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With Protection and Incentives, Indian Solar Manufacturing could Finally see a Boom

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The Indian solar manufacturing sector has struggled ever since its inception a decade ago. With the Chinese solar manufacturing industry decimating other countries’ solar manufacturing capacities across the world, India was no exception in seeing multiple bankruptcies and huge losses. While the government has tried to boost domestic manufacturing, it was only done in a piecemeal fashion with Chinese imports still making up more than 80% of the domestic demand thanks to the cutthroat pricing.

The Indian government has finally managed to now get its act right and has not only looked to protect the industry from imports but also looked to get input incentives for large scale manufacturing to come up in the country. The recently announced PLI scheme will give large incentives for both domestic and foreign manufactures to invest huge amounts into the industry. As per a news report, there are more than 15 manufacturers looking to set up capacities across the supply chain.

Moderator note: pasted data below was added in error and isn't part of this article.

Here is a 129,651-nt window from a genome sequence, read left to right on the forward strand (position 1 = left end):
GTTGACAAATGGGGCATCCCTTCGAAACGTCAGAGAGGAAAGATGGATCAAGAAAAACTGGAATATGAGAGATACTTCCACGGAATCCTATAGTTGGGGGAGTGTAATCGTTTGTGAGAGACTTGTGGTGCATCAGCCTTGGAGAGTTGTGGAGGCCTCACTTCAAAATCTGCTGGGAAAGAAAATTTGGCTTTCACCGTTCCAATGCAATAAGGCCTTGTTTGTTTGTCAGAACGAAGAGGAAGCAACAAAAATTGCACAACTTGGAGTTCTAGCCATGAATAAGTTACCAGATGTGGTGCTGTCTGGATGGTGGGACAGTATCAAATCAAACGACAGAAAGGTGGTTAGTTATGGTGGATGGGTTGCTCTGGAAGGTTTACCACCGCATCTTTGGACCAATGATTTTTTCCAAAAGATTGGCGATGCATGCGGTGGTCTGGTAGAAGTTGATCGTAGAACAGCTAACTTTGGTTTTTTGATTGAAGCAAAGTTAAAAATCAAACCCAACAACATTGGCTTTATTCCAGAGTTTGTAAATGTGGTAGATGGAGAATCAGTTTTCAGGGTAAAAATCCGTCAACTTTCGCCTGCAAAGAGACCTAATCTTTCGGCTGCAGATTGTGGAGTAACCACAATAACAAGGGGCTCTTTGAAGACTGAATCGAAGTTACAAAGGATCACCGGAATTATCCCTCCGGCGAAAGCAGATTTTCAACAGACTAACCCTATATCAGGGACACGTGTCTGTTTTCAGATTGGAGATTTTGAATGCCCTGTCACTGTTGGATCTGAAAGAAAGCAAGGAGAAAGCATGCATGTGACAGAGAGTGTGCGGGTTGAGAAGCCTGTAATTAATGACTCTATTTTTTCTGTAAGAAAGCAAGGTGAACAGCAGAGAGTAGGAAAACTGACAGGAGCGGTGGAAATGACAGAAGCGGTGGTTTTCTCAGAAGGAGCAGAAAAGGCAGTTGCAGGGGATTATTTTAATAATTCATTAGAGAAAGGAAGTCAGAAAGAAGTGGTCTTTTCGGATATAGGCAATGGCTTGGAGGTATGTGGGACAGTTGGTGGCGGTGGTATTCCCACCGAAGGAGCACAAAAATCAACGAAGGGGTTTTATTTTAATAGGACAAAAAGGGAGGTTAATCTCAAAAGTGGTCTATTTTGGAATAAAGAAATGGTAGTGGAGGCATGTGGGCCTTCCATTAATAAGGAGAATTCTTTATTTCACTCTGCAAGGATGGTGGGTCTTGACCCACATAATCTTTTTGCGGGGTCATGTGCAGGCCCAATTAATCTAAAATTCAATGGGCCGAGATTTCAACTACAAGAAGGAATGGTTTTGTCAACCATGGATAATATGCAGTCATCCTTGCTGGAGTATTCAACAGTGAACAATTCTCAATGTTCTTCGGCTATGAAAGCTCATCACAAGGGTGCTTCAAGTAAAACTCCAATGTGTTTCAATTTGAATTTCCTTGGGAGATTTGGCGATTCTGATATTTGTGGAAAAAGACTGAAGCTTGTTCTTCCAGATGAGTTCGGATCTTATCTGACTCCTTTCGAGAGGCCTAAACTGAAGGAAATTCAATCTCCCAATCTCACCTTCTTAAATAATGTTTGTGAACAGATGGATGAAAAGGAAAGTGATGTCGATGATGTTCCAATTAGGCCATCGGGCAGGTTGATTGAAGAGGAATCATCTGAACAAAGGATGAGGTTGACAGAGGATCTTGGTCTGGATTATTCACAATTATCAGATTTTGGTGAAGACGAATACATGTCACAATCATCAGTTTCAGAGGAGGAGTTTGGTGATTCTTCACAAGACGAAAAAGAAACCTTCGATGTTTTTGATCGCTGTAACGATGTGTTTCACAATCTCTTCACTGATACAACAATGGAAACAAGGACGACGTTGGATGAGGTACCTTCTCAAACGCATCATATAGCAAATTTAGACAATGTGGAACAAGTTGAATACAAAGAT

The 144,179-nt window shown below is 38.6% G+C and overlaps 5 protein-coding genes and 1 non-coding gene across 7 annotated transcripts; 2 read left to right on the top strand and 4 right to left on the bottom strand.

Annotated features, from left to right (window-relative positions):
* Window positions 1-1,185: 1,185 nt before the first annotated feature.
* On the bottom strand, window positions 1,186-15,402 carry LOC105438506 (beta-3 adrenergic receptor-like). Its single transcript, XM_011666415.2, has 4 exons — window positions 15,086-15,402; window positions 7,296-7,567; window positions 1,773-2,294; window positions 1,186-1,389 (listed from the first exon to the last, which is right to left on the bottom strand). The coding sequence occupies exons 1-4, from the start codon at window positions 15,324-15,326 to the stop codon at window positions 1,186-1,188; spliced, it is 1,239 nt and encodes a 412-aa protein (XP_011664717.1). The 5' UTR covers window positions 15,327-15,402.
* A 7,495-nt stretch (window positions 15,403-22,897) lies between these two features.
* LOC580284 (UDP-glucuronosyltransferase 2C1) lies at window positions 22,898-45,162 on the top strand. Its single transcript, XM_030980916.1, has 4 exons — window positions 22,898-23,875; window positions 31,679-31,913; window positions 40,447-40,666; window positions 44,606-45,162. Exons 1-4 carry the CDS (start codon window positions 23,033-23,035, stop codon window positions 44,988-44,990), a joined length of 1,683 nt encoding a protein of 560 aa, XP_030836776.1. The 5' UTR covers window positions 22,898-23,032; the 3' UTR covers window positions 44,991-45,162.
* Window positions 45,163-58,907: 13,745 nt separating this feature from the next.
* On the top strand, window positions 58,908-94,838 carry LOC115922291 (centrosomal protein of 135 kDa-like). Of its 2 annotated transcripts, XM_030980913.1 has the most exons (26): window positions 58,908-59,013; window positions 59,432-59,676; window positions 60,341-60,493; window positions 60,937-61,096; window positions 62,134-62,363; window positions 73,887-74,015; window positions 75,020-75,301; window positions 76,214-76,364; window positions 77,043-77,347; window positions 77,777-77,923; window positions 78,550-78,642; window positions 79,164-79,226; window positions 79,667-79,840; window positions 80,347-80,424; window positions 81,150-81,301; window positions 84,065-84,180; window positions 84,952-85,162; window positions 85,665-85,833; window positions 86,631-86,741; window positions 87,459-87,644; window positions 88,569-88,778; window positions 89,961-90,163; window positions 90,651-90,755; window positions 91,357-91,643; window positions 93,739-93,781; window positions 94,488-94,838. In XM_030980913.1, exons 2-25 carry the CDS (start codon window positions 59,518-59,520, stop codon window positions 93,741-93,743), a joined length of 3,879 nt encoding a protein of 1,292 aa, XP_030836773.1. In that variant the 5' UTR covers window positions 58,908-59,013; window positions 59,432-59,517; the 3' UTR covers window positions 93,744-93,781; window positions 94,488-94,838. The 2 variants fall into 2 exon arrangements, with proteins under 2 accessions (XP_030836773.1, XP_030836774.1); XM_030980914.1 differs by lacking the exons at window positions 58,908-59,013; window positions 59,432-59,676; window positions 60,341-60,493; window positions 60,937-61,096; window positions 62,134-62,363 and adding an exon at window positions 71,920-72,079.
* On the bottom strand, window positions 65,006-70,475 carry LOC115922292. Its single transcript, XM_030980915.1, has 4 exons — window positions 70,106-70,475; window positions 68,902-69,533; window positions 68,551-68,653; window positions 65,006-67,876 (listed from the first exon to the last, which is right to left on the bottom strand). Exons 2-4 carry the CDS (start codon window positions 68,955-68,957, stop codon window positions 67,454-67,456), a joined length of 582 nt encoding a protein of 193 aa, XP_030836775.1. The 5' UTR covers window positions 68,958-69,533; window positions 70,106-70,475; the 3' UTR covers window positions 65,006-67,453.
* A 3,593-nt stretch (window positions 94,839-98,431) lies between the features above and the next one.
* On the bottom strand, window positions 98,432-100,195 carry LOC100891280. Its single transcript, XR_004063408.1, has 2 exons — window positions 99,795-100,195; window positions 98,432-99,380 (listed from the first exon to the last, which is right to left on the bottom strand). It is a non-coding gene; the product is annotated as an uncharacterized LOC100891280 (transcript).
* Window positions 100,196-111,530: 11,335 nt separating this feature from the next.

What is pushing the industry finally forward is that the government plans to impose a large 40% duty on imports of solar panels to prevent the Chinese from swamping the industry. With the border tiff between Indian and China last year, the government has explicitly started preventing Chinese investments and sales in multiple sectors with Chinese companies not allowed to bid for government contracts. The 40% duty and setting up of large capacities will almost remove the Chinese presence in the country from solar energy. Amongst the large players expected to set up plants in India with these PLI incentives are domestic players such as Adani Group, Waaree Energies, and Vikram Solar as well as Indian solar developers such as Renew Power who have a large captive demand which they can utilize to power sales from their factories. Then there are US solar manufacturers like 1366 and First Solar who may find setting up Indian factories advantageous to tap into the large Indian demand which is only set to keep growing over the next 10-20 years as solar energy has already become the cheapest source of energy generation and which should keep seeing its competitiveness grow.


Sneha Shah

I am Sneha, the Editor-in-chief for the Blog. We would be glad to receive suggestions, inputs & comments on GWI from you guys to keep it going! You can contact me for consultancy/trade inquires by writing an email to

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